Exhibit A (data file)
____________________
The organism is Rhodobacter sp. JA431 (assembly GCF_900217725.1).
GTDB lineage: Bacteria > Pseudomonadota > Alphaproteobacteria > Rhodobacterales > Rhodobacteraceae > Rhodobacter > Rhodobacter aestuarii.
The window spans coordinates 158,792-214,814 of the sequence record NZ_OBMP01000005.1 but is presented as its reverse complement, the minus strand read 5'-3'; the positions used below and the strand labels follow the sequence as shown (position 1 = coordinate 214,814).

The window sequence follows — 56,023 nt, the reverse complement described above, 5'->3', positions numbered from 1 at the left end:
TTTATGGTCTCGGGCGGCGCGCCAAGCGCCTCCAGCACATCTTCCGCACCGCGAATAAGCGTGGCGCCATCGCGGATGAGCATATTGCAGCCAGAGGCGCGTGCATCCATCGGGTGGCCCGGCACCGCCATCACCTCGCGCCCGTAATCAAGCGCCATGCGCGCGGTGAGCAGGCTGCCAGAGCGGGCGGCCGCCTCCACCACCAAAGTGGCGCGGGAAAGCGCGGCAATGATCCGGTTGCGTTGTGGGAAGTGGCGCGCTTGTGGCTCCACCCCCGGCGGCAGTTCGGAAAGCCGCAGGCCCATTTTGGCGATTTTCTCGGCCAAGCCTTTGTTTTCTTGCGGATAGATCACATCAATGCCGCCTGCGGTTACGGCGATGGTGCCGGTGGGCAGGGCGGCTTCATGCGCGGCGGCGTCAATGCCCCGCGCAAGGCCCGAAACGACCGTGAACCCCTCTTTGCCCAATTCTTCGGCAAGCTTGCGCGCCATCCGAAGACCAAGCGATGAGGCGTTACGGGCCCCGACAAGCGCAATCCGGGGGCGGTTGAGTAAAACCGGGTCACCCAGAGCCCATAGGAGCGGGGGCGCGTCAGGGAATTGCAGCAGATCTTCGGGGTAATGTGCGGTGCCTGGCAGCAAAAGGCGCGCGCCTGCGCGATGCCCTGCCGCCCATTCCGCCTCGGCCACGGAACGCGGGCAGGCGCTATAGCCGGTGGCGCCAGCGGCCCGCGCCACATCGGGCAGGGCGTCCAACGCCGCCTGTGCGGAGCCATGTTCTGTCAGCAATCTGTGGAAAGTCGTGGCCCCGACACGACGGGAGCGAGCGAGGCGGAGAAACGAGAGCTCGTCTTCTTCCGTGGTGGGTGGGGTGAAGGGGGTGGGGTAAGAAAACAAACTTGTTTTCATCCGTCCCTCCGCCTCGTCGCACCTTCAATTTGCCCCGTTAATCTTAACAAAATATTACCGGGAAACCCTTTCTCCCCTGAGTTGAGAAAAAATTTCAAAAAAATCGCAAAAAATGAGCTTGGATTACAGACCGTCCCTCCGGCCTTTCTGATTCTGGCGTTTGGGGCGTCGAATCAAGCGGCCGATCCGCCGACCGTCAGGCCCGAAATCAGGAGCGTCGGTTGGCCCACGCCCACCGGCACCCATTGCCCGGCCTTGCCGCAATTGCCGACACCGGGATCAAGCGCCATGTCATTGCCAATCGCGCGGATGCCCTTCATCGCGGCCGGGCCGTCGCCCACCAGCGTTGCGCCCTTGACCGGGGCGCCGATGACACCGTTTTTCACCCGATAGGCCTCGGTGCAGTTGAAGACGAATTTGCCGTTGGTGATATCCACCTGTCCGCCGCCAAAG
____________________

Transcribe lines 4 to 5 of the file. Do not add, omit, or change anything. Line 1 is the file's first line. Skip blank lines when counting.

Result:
The window sequence follows — 56,023 nt, the reverse complement described above, 5'->3', positions numbered from 1 at the left end:
TTTATGGTCTCGGGCGGCGCGCCAAGCGCCTCCAGCACATCTTCCGCACCGCGAATAAGCGTGGCGCCATCGCGGATGAGCATATTGCAGCCAGAGGCGCGTGCATCCATCGGGTGGCCCGGCACCGCCATCACCTCGCGCCCGTAATCAAGCGCCATGCGCGCGGTGAGCAGGCTGCCAGAGCGGGCGGCCGCCTCCACCACCAAAGTGGCGCGGGAAAGCGCGGCAATGATCCGGTTGCGTTGTGGGAAGTGGCGCGCTTGTGGCTCCACCCCCGGCGGCAGTTCGGAAAGCCGCAGGCCCATTTTGGCGATTTTCTCGGCCAAGCCTTTGTTTTCTTGCGGATAGATCACATCAATGCCGCCTGCGGTTACGGCGATGGTGCCGGTGGGCAGGGCGGCTTCATGCGCGGCGGCGTCAATGCCCCGCGCAAGGCCCGAAACGACCGTGAACCCCTCTTTGCCCAATTCTTCGGCAAGCTTGCGCGCCATCCGAAGACCAAGCGATGAGGCGTTACGGGCCCCGACAAGCGCAATCCGGGGGCGGTTGAGTAAAACCGGGTCACCCAGAGCCCATAGGAGCGGGGGCGCGTCAGGGAATTGCAGCAGATCTTCGGGGTAATGTGCGGTGCCTGGCAGCAAAAGGCGCGCGCCTGCGCGATGCCCTGCCGCCCATTCCGCCTCGGCCACGGAACGCGGGCAGGCGCTATAGCCGGTGGCGCCAGCGGCCCGCGCCACATCGGGCAGGGCGTCCAACGCCGCCTGTGCGGAGCCATGTTCTGTCAGCAATCTGTGGAAAGTCGTGGCCCCGACACGACGGGAGCGAGCGAGGCGGAGAAACGAGAGCTCGTCTTCTTCCGTGGTGGGTGGGGTGAAGGGGGTGGGGTAAGAAAACAAACTTGTTTTCATCCGTCCCTCCGCCTCGTCGCACCTTCAATTTGCCCCGTTAATCTTAACAAAATATTACCGGGAAACCCTTTCTCCCCTGAGTTGAGAAAAAATTTCAAAAAAATCGCAAAAAATGAGCTTGGATTACAGACCGTCCCTCCGGCCTTTCTGATTCTGGCGTTTGGGGCGTCGAATCAAGCGGCCGATCCGCCGACCGTCAGGCCCGAAATCAGGAGCGTCGGTTGGCCCACGCCCACCGGCACCCATTGCCCGGCCTTGCCGCAATTGCCGACACCGGGATCAAGCGCCATGTCATTGCCAATCGCGCGGATGCCCTTCATCGCGGCCGGGCCGTCGCCCACCAGCGTTGCGCCCTTGACCGGGGCGCCGATGACACCGTTTTTCACCCGATAGGCCTCGGTGCAGTTGAAGACGAATTTGCCGTTGGTGATATCCACCTGTCCGCCGCCAAAG